“What happens when I retire, and the market dives like it’s doing now?”

I’ve received this question a bunch this year, and rightfully so. Any prudent person would want to make sure there’s a plan in place to handle bumpy markets while you’re withdrawing money from your portfolio.

Thankfully, you’re not alone, and this isn’t a new problem. It’s something we have taken seriously for years since many of the families we serve are current retirees and rely on the solution to sustain their lifestyle.

We take a four-step approach to address this problem:

Step 1: Diversify Your Portfolio
Duh. Everyone knows not to put all your eggs in one basket. Nick Murray, a well-respected financial author, says “Diversification is the conscious choice not to make a killing, in return for the blessing of never getting killed.” This is such a fundamental part of our portfolios that I display this saying on the bookshelf in my office.

Unfortunately, diversified doesn’t mean bulletproof. There are markets where assets that typically behave differently decide to move in lockstep, which reduces the benefits of diversification. 2022 has been a great example of this. We have seen bonds sell off significantly in response the Fed raising rates at the same time we’ve seen stocks sell off significantly because of recession fears. Bonds typically act as a ballast for portfolios during times of elevated volatility in stocks, but that hasn’t been the case this year.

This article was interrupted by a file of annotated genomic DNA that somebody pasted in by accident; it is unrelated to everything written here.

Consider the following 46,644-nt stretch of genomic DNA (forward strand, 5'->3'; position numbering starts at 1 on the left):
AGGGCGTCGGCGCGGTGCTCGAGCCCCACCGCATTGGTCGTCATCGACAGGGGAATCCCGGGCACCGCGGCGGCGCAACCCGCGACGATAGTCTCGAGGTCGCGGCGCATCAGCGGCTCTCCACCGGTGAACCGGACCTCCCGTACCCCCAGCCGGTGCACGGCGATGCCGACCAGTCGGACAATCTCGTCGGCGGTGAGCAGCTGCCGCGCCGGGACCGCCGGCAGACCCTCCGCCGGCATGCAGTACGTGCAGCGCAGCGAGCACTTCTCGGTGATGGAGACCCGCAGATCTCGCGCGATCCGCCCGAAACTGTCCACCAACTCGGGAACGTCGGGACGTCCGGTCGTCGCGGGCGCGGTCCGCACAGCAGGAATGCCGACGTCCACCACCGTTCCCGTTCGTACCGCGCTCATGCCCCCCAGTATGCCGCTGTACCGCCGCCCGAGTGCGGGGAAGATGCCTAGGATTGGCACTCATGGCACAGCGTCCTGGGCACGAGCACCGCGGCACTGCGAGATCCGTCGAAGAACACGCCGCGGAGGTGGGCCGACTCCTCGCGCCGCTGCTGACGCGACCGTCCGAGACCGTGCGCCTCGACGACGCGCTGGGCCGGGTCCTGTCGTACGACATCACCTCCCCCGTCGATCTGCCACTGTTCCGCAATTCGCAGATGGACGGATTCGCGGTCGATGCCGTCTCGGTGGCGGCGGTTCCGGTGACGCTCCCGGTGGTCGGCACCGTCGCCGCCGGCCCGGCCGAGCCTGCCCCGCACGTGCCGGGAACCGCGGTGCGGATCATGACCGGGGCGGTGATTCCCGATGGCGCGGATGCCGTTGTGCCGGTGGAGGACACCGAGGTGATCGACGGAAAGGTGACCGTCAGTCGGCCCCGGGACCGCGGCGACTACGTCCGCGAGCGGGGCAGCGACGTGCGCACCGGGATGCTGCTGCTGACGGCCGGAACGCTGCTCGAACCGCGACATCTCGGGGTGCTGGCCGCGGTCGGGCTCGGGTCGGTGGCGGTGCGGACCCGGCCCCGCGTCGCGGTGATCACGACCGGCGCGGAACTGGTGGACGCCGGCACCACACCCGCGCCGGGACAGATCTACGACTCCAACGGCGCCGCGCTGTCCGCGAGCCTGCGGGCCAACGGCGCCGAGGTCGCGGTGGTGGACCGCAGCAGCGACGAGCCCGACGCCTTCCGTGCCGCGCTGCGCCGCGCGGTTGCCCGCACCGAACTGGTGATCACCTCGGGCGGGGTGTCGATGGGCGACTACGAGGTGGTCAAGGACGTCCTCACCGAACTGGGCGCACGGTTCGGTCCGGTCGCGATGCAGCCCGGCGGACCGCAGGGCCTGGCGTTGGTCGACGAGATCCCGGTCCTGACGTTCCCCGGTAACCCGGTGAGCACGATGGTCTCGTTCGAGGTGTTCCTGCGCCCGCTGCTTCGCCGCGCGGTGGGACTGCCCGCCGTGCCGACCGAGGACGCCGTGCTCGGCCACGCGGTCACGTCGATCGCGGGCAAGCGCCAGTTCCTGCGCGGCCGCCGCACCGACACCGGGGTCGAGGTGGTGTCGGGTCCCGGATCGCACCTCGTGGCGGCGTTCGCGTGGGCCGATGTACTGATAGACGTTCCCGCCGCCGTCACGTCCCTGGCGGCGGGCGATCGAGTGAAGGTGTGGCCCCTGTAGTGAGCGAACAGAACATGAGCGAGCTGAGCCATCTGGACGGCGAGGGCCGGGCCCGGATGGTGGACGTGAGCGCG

So, what else can we do to protect your portfolio during retirement? I’m so glad you asked…

Step 2: Bring on the Buckets!
You never want to sell stocks in a down market to buy groceries, and our bucket strategy is how we avoid doing this. We divide retirement portfolios into three buckets.

  • Short-Term Bucket – this is where we get the money we send our retirees each month for them to live. This bucket is full of very conservative investments that provide predicable income and don’t fluctuate much with the market. Let’s say we’re “bunting” with the investments in this bucket. We like to keep between one- and two-years’ worth of withdrawals in the Short-Term Bucket.
  • Intermediate-Term Bucket – this bucket holds investments that carry a little more risk and get a little more growth than the Short-Term Bucket, but still don’t rise and fall as much as the general market. We’re swinging for singles and doubles here. Ideally, we’ll keep between three- and seven-years’ worth of withdrawals in this bucket.
  • Long-Term Bucket – this bucket holds the most aggressive investments. We fully expect this bucket to rise and fall along with the general market. This bucket is the most volatile, but it’s essential to our portfolios because it provides our long-term growth. We’re swinging for triples (and an occasional homerun) in this bucket.

Utilizing these buckets enables us to make sure we’re providing sustainable withdrawals for our retirees because we’re able to pick and choose how to replenish the Short-Term Bucket depending on what type of market we’re in. In a strong bull market, we’ll sell some of the Long-Term Bucket and harvest those gains when it’s time to replenish the Short-Term Bucket.

If we’re in a bear market like we’ve seen this year, we let the Short-Term Bucket get utilized more, and replenish it from the Intermediate-Term Bucket if necessary. This allows us to let the Long-Term Bucket cook a little longer and gives it time to bounce back when the market rallies. Selling stocks in down markets to buy groceries? Not here.

Step 3: Find Good ‘Tenants’